UFO, Tara Lynch

Thursday 4th April

Shepherd's Bush Empire, London

UFO are an English Rock band formed in London in 1968 by Lead vocalist Phil Mogg, guitarist Mick Bolton, bassist Pete Way and drummer Andy Parker. Originally called Hocus Pocus, the group changed their name in 1969 to UFO after the famous underground London club. 2019 marks fifty one years of UFO, despite two hiatuses (1983-1984 and again from 1989-1991), they have released twenty two studio albums and fourteen live albums, and have had countless line-up changes, with vocalist Phil Mogg being the only constant through out.

Their eponymously titled debut album was released in 1970 with the 'UFO 2: Flying' album following in 1971. Both these albums leaned toward a more experimental Psychedelic Space Rock sound. Mick Bolton left the group in 1972, with Larry Wallis joining briefly before Bernie Marsden took over the job for one short tour. The classic band started to take shape when Michael Schenker (Scorpions) joined in June 1973, with the musical direction now veering more towards commercial Melodic Hard Rock. The exceptional 'Phenomenon' album was released in 1974 and was produced by Leo Lyons (Ten Years After). It contains two UFO classics in the form of 'Doctor Doctor' and 'Rock Bottom' that remain in the live set to this day. A run of top-quality classic albums followed, including 'Force It' (1975), 'No Heavy Petting' (1976), 'Lights Out' (1977) and 'Obsession' (1978). Keyboardist and rhythm guitarist Paul Raymond (Chicken Shack/Savoy Brown) joined in 1976 to augment and expand the UFO sound, which can be heard on the hugely successful 1979 live album 'Strangers In The Night'.

Due to growing tension with Mogg, Schenker left in 1978. He went on to make a brief return to the Scorpions before going on to form his own highly successful Michael Schenker Group. Paul 'Tonka' Chapman (Skid Row) was brought in on guitar in time to record the 1980 album 'No Place to Run', which was produced by former Beatles producer George Martin. Paul Raymond left the band before the 1981 self-produced 'The Wild, the Willing and the Innocent' album, which featured Neil Carter (Wild Horses) on keyboards. The 'Mechanix' album followed in 1982. Later that year, founding member Pete Way left the band to form Fastway with Motörhead guitarist "Fast" Eddie Clarke and then his own band, Waysted.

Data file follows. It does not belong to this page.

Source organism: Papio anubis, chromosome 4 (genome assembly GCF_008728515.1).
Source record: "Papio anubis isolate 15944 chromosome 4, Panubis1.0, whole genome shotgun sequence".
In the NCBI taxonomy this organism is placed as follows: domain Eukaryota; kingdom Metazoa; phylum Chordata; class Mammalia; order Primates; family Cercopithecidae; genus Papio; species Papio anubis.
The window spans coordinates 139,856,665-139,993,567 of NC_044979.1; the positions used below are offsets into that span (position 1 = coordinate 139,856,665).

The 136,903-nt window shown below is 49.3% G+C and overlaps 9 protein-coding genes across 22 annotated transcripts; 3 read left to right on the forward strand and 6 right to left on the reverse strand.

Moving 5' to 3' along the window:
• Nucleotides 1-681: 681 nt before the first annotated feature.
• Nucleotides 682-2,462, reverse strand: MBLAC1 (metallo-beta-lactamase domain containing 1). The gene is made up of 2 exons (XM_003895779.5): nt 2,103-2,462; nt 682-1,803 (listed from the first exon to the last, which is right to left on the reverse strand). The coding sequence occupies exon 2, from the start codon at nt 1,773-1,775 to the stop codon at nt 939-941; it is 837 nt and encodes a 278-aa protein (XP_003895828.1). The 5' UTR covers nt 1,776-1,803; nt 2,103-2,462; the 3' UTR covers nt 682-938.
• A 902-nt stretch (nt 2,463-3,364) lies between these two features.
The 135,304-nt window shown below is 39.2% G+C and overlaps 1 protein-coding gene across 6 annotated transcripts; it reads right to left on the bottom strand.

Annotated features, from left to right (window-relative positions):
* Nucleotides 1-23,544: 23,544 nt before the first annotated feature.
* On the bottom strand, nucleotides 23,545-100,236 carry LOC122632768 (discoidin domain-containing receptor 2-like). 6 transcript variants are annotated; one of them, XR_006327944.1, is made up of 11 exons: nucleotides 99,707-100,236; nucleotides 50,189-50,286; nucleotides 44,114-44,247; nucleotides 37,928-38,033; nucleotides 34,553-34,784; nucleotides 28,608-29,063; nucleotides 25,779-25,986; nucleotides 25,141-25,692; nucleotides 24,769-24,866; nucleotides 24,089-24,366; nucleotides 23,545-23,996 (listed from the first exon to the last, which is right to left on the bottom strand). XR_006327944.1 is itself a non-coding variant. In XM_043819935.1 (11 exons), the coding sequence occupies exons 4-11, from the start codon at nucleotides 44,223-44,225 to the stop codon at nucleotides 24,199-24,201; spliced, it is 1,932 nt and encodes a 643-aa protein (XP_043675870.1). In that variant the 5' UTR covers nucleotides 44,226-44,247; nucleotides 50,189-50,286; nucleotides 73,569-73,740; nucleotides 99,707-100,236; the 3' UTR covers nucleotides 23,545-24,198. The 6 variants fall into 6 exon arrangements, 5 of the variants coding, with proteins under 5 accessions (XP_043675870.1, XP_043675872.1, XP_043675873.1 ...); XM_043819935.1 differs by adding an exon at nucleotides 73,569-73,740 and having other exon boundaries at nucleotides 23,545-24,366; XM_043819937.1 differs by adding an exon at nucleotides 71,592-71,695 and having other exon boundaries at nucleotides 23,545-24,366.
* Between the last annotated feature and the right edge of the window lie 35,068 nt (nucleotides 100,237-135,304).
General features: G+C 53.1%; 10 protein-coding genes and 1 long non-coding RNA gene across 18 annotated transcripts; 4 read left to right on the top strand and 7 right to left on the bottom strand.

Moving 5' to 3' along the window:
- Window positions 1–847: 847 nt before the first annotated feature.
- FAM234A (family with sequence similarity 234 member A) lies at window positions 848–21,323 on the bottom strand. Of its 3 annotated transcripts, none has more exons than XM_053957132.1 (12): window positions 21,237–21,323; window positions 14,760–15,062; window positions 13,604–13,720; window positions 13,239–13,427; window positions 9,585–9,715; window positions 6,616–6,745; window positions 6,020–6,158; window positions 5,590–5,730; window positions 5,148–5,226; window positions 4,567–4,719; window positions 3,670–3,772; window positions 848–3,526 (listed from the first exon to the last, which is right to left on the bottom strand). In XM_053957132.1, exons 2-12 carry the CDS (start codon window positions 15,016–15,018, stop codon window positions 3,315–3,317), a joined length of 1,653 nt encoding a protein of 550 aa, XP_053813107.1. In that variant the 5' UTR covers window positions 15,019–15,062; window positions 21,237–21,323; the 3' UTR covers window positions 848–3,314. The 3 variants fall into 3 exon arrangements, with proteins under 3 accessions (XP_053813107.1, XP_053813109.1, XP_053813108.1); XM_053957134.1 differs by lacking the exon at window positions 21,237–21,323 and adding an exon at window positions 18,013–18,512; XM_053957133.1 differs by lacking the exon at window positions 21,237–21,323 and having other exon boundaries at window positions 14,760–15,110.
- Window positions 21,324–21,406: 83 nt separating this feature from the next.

Billy Sheehan (Talas) joined on bass for the 1983 album 'Making Contact'. However, shortly after the release of this album UFO decided to disband. A year later Mogg assembled a new UFO line-up before disbanding again in 1989. For the next few years Mogg soldiered on with various line-ups before the classic line-up reunited in 1995 for the 'Walk on Water' album. This line-up (with AC/DC's Simon Wright on drums in place of Parker) went on a world tour. However, tensions arose again, with Schenker leaving the band four shows into the tour! Despite this, Schenker returned to the fold in 1998 and the band embarked on another tour, with Parker again replaced by another drummer.

Schenker rejoined UFO again in 2000 for the 'Covenant' album, and in 2002 for the 'Sharks' album, before departing for the final time! Vinnie Moore was recruited on guitar in 2004 and continues to occupy that role today. Moore appears on a succession of quality albums including 'You Are Here' (2004), 'The Monkey Puzzle' (2006), 'The Visitor' (2009), 'Seven Deadly' (2012), 'A Conspiracy of Stars' (2015) and the covers album 'The Salentino Cuts' (2017).

In May 2018, vocalist Phil Mogg announced that UFO's 50th anniversary tour in 2019 would be his last one as the front man of the band. With this announcement tickets for the tour began to sell by the bucket loads, with fans eager to catch Mogg's last shows with the band. The band's current line-up consists of vocalist Phil Mogg, lead guitarist Vinnie Moore, bass guitarist Rob De Luca, keyboardist and rhythm guitarist Paul Raymond and drummer Andy Parker.

UFO's extensive twenty three date 50th anniversary March/April UK and Ireland tour, billed as 'Last Orders - 50th Anniversary Tour', could well be the band's last major tour of these shores, and certainly Mogg's last hurrah with the band. With reportedly twelve of the dates completely sold out, the anticipation was palpable! Initial rumours suggested that guitarist Michael Schenker and original bassist Pete Way would be making guest appearances, which certainly boosted ticket sales. Unfortunately, once tour dates started selling out, it was announced by both Schenker and Way, that they would not be involved in any of the UFO 50th anniversary shows! This was a major disappointment to a lot of the fans who purchased advanced tickets, me included!

This Shepherds Bush Empire, London gig was completely sold out, with a second night added at The Forum, Kentish Town, London tomorrow. The support came from Tara Lynch, an American Heavy Rock singer/guitarist and her band. She definitely has the chops and warmed the crowd up nicely. After a short break, UFO hit the stage to 'UFO' chants from the crammed in punters. The atmosphere was buzzing and there was a nice rapport within the crowd. When the lights dimmed, the band strolled on ready to rock the place! These days Mogg has joined the hallowed ranks of the baldy rockers! Despite being follically challenged, he has lost none of his Rock star credentials. Dressed all in black, looking slender and fit and prowling the stage with intent and purpose!